Share
December 19, 2014 3:00 PM, EST

Fatalities From Large-Truck Crashes Up Just Slightly in '13, Says NHTSA Report

Injuries, Occupant Deaths Decline
U.S. fatalities from crashes involving large trucks increased by 0.5% in 2013, rising to 3,964 from 3,944 people the year before, according to a Dec. 19 report from the National Highway Traffic Safety Administration.

Although the increase was small, it marked the fourth straight jump in annual large truck-involved fatalities since hitting a low point in 2009, according to NHTSA’s Fatality Analysis Reporting System data.

The number of injuries in large truck-related crashes declined to 95,000 in 2013, from 104,000 in 2012.

Despite the slight uptick in large-truck-involved fatalities, in 2013, the number of overall highway deaths declined to 32,719 people, compared with 33,782 traffic deaths in 2012 — a 3.1% drop.

Likewise, the estimated number of people injured in overall crashes declined by 2.1%.

The number of large-truck occupants killed in 2013 decreased by 0.9%, to 691 from 697 the prior year.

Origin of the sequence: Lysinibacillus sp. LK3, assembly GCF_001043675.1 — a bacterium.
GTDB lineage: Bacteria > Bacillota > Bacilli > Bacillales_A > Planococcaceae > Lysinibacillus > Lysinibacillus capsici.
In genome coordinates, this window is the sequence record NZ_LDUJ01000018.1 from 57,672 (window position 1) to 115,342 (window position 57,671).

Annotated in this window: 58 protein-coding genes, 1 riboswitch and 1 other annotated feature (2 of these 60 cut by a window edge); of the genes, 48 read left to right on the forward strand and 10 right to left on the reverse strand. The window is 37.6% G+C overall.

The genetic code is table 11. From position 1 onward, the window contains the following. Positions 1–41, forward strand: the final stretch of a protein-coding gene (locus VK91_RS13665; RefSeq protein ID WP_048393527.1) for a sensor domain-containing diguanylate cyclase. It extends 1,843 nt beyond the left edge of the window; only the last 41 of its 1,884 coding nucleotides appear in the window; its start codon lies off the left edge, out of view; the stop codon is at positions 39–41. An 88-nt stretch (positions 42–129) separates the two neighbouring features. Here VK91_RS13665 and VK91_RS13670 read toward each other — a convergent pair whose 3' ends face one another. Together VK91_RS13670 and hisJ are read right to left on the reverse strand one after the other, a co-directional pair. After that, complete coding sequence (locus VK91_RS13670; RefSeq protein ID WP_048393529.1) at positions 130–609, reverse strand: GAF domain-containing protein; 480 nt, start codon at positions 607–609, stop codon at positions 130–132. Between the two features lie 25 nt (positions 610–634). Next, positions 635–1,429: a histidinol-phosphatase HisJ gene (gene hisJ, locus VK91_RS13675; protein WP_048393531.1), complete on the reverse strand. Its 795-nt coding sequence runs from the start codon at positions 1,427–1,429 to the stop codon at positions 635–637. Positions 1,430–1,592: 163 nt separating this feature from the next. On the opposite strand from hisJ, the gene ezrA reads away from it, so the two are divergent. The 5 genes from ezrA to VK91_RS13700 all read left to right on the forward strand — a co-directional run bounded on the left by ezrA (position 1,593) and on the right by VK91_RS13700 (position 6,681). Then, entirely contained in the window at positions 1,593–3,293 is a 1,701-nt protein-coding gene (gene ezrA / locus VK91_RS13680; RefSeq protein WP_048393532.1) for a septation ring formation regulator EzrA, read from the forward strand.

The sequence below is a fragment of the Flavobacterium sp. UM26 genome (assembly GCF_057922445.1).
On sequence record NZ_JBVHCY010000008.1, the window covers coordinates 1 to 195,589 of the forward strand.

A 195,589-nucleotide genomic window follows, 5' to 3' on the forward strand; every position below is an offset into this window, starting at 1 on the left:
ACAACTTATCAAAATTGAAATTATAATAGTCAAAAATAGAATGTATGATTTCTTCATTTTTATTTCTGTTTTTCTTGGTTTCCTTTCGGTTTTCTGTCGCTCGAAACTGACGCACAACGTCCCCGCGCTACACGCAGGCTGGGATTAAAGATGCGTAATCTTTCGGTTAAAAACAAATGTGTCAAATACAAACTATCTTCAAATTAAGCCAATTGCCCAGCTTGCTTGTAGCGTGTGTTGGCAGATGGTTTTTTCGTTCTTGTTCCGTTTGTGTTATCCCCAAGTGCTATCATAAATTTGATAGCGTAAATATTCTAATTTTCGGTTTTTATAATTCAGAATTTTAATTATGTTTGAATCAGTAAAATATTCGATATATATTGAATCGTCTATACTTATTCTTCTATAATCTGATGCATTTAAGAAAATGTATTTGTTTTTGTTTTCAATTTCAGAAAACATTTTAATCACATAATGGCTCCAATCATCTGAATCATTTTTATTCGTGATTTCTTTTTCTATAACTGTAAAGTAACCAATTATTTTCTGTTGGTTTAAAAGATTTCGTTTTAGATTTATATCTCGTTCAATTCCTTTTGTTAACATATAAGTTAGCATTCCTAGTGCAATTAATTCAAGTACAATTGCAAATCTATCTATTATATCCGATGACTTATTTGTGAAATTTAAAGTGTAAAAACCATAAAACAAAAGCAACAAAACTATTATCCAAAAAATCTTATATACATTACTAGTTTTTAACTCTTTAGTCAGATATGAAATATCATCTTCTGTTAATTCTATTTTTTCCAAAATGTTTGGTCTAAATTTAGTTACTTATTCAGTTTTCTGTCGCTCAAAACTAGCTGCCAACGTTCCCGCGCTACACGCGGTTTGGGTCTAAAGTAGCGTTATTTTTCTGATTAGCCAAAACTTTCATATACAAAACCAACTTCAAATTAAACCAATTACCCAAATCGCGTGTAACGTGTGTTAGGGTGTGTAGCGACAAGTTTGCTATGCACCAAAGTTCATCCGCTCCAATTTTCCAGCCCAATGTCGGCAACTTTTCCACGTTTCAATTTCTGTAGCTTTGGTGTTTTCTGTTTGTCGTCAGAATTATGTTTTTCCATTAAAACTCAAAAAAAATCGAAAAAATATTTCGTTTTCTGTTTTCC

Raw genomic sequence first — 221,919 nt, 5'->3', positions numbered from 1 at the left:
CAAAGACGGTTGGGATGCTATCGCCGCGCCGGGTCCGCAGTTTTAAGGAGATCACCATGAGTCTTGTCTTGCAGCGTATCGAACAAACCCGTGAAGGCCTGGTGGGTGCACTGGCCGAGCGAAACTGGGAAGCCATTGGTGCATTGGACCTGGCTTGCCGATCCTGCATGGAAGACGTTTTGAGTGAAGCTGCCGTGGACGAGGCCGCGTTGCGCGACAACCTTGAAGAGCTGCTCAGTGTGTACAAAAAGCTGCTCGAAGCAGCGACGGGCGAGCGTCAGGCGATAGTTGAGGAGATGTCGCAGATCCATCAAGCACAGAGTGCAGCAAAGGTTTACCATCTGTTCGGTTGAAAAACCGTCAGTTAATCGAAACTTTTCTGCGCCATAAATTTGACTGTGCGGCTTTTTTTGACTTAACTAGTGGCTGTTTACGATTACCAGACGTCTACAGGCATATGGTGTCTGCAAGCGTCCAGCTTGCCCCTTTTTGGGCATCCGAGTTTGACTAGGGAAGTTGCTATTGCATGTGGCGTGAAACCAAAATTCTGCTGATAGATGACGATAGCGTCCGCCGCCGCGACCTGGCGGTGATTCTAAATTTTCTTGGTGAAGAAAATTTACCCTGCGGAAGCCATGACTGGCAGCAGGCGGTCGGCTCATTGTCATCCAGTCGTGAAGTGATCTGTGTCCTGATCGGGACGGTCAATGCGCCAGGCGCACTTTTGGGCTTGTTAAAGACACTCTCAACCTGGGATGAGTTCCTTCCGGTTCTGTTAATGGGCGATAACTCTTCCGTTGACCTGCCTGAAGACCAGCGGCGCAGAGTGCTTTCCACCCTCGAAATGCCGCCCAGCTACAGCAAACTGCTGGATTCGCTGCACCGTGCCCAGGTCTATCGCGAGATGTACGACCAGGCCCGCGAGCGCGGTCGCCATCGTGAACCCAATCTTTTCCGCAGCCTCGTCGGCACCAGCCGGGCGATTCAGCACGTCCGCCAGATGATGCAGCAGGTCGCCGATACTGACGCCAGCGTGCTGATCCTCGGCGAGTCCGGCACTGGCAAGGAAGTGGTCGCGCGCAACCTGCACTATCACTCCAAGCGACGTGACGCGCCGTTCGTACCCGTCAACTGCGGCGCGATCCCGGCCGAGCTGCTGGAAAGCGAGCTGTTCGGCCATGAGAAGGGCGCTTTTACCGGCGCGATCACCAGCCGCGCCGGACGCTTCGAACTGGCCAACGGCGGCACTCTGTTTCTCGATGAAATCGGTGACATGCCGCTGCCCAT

However, the number of nonoccupants killed during a large-truck crash increased by 13%, to 439 in 2013 from 390 in 2012; while the number of other occupants killed in a large-truck crash declined by 0.8%.

“To fully understand these figures, we must put them in the context of exposure — in this case, vehicle mileage, so therefore we look forward to the release of annual mileage figures, later this year, to get a meaningful understanding of highway safety trends,” said Bill Graves, president of American Trucking Associations. “We are also hopeful that the recent suspension of the hours-of-service restart restrictions — which were implemented in 2013 — will result in future safety improvements.”

Graves said that FMCSA’s own field study showed the hours restart restrictions raise crash risk by putting more trucks on the road during daytime hours when crash risk is higher.

“The agency later acknowledged that this impact was not considered when the restrictions were developed and implemented,” Graves said.

Transportation Secretary Anthony Foxx said it was “unfortunate” that despite declines in truck-crash occupant deaths, there was an overall increase in crashes involving large trucks.

“The department continues to be focused here,” Foxx said in a Dec. 19 telephone news conference. “That’s one of the reasons why you will expect to see a series of steps that we’re taking, including things like stability controls in trucks and underride guards, that will support better safety in trucks.”